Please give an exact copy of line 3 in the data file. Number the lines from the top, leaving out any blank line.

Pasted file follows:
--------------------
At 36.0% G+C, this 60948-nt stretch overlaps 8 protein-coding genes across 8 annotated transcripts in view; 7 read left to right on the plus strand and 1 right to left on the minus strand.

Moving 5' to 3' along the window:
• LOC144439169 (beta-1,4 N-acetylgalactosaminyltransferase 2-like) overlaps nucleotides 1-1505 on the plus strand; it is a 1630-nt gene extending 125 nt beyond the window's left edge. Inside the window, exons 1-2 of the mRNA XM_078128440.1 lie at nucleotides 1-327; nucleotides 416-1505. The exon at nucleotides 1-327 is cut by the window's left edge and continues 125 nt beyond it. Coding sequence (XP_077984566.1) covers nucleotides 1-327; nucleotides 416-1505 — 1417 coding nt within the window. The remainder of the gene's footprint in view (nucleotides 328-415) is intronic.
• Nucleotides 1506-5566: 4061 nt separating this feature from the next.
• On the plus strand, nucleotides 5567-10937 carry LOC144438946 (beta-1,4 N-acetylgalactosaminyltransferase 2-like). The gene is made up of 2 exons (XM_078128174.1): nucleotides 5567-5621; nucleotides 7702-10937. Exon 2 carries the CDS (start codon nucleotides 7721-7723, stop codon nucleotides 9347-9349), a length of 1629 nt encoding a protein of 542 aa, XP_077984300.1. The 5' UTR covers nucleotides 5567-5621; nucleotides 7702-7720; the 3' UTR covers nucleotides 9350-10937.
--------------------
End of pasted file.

• LOC144439169 (beta-1,4 N-acetylgalactosaminyltransferase 2-like) overlaps nucleotides 1-1505 on the plus strand; it is a 1630-nt gene extending 125 nt beyond the window's left edge. Inside the window, exons 1-2 of the mRNA XM_078128440.1 lie at nucleotides 1-327; nucleotides 416-1505. The exon at nucleotides 1-327 is cut by the window's left edge and continues 125 nt beyond it. Coding sequence (XP_077984566.1) covers nucleotides 1-327; nucleotides 416-1505 — 1417 coding nt within the window. The remainder of the gene's footprint in view (nucleotides 328-415) is intronic.